Of Pallas Athena, guardian of the city, I begin to sing! Dread is she, and with Ares she loves deeds of war, the sack of cities and the shouting and the battle. It is she who saves the people as they go out to war and return again alive. Hail, goddess, and give us good fortune with happiness!
--Homeric Hymn #11: To Athena, ca. 7th century BCE
Athena, Sam & Steph Braithwaite, 2014 for Hero's Journey
Athena is famously the Greek goddess of wisdom, warfare, and general justice, which makes her one of the most beloved of her pantheon. Often called Athena Polias (Athena of the City), she is the patron goddess of the city of Athens (which in Greek is simply called Athina, the same as her name) and was its special protector and representative from the ancient days when it was a sovereign city-state until now, when it is the modern-day capitol of Greece.
Athena is first and foremost associated with wisdom, being the goddess of fair and wise counsel and mediation, which leads her to also be associated with justice, courtrooms, and legislation. The owl is her special symbol, representing as it does wisdom, and that association is so strong that large swaths of non-Greek western civilization instinctively use the owl as a representative of wisdom without necessarily even noticing why that is. (For those wondering, owls do represent wisdom in several cultures around the world, but they're more often associated with scary things like death and sorcery, probably because they're big-eyed creepsters who only come out at night. Sorry, owls.)
Although Athena does get a lot of press as a goddess of war as well, often appearing alongside or ruling over Nike, the goddess of justice, she is specifically goddess of tactics and strategy - in other words, the wisdom parts of war (the gross sticky parts mostly fall to her sibling, Ares, and his brood of shouty kids). She can and does sally forth into combat and slay enemies, appearing as a major figure in the Gigantomachy, the gods' war against the giants, and being called on to appear in most other famous Greek mythological wars as well, including the Iliad where she spends a lot of time keeping her fave, the reluctant Hero Odysseús, from getting killed while encouraging him to make smarter decisions than "run forward, stab guy in front".
God competition or beach volleyball with owls? You decide
Athena's got a lot of intriguing stories, ranging from her powers in war to her mediations between aggressors to her complete lack of sympathy for Dudes Doing Some Shit, but the easy place to start is with her highly symbolic birth. Zeus, as usual being the Worst Guy You Know, runs into the Okeanid Metis, one of the elder daughters of the great ocean Titanides Okeanos and Tethys, and as he usually does starts sleeping with her. (Unfortunately, while Metis is the goddess of cunning and prudent decision-making, this does not appear to have rendered her immune to a Zeus offensive.) When she became pregnant with Athena, however, he was told by his grandparents Gaia and Ouranos that the son she bore would be greater than he and eventually overthrow him and take the throne of Olympos. So... he ate her. You would think, having rescued all his siblings from his father Kronos when he ate them, he would have come up with a better solution than this, but apparently panicked child-consumption for reasons of monarchy is genetic.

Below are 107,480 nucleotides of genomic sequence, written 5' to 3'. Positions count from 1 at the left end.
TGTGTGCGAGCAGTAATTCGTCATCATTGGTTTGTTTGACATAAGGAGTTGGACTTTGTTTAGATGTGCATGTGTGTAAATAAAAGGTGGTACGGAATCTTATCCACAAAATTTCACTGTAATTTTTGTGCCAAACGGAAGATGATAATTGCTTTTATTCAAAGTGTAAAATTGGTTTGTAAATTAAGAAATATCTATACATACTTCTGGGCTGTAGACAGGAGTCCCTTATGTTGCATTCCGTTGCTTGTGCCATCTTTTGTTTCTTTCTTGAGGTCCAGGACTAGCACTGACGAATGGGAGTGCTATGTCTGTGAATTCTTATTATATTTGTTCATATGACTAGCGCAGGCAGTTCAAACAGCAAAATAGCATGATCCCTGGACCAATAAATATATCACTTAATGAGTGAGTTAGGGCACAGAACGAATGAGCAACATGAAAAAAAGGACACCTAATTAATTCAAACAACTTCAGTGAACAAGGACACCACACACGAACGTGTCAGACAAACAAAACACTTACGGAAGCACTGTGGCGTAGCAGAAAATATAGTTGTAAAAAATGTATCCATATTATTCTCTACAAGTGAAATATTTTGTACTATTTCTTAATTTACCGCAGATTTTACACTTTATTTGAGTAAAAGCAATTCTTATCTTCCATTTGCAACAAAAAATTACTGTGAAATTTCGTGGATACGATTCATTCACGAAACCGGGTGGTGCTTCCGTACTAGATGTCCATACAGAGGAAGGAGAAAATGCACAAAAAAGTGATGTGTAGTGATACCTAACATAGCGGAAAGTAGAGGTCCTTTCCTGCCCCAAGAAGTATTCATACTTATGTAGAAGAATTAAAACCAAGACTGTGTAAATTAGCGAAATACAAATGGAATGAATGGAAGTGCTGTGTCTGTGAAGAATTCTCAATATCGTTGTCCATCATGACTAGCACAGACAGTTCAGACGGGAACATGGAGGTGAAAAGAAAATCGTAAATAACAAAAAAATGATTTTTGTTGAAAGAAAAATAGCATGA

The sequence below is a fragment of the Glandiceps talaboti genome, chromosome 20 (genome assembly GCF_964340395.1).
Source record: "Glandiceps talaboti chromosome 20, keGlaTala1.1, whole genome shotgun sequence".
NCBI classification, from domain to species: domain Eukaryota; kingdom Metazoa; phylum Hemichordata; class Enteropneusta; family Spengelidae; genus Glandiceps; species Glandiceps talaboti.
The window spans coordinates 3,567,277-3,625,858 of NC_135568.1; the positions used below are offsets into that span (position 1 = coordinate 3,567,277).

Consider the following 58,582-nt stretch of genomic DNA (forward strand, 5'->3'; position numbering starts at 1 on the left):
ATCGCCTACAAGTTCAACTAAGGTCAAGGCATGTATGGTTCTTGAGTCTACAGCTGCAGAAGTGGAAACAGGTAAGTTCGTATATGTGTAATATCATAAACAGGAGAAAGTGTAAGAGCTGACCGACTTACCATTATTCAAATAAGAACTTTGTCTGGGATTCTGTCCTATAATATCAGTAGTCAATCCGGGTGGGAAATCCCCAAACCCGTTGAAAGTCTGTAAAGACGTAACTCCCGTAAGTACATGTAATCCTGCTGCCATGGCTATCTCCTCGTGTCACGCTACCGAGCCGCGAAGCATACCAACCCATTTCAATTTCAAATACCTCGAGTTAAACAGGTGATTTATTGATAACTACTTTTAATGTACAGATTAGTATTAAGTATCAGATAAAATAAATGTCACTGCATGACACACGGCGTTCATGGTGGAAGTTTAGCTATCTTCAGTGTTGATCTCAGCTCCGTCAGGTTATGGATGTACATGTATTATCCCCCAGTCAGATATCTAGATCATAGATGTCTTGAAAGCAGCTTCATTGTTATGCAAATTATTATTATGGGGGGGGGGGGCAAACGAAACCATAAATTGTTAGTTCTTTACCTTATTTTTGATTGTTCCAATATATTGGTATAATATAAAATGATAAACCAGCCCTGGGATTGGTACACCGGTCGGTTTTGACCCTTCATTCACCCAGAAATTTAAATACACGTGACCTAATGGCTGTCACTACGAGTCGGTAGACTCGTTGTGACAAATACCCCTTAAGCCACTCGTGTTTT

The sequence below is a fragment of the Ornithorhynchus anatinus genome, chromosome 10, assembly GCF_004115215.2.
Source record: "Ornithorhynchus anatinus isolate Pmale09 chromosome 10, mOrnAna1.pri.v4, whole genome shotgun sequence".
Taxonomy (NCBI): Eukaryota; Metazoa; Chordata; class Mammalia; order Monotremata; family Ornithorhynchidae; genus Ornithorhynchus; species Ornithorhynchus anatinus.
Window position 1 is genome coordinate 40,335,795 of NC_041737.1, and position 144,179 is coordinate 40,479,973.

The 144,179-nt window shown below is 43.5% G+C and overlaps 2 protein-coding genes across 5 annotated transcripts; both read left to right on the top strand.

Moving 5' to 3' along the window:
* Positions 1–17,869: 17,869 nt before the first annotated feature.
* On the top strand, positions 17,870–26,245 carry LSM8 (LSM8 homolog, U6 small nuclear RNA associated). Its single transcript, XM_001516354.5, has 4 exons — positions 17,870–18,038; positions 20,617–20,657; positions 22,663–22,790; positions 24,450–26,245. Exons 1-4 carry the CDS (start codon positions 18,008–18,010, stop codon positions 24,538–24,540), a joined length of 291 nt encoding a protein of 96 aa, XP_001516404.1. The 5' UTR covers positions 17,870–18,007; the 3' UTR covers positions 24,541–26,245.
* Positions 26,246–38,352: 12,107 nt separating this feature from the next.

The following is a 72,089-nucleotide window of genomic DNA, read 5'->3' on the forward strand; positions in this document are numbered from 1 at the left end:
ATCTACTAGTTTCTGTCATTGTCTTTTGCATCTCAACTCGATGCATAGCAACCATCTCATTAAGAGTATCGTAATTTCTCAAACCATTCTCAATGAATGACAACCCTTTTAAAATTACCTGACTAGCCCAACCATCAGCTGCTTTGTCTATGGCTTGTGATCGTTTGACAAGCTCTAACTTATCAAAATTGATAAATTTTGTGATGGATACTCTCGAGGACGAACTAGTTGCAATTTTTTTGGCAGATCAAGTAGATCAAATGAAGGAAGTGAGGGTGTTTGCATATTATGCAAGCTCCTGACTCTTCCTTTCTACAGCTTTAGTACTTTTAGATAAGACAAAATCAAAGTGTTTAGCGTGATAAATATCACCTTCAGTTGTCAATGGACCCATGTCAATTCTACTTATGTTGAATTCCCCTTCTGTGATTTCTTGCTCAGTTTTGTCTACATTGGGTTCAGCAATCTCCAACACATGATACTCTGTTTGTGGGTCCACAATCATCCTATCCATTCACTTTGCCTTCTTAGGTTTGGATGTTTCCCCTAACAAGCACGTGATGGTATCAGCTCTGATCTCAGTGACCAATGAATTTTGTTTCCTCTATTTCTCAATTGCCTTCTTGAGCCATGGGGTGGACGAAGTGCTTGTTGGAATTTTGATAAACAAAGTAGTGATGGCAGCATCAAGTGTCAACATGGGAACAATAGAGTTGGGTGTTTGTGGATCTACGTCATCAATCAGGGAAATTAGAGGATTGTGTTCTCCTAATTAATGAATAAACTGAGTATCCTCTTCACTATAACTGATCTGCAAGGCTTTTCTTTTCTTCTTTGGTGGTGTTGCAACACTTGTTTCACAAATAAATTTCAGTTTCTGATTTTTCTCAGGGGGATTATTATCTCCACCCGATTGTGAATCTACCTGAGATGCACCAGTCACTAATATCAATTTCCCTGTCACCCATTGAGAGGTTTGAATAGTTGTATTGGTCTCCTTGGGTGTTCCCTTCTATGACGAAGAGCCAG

But we're in Greek mythology today, which has the very important and unusual detail that all of its gods are immortal, eternal, and incapable of being killed (if you've ever wondered why the gods collectively put their parents in jail, this is why; there isn't really anything else they can do with them if they want to remain in control). So Metis doesn't die, of course, and just because she's inside of Zeus doesn't mean she can't do stuff, so she goes ahead and gives birth to Athena in there.
Hermes and Athena, Bartholomäus Spranger, ca. 1585
Unfortunately, Zeus did not budget gastric space for multiple probably pretty pissed-off goddesses, so he starts to suffer from debilitating pain and illness, eventually concentrating in his head, where the pain becomes so fierce that he begs the other gods to help figure out the problem and get it out of him. Athena really doesn't need their help, though, and explodes out of Zeus' head from the inside, appearing as a fully-grown adult with armor, spear and shield, and one presumes a lot of opinions about how her dad is running things out here.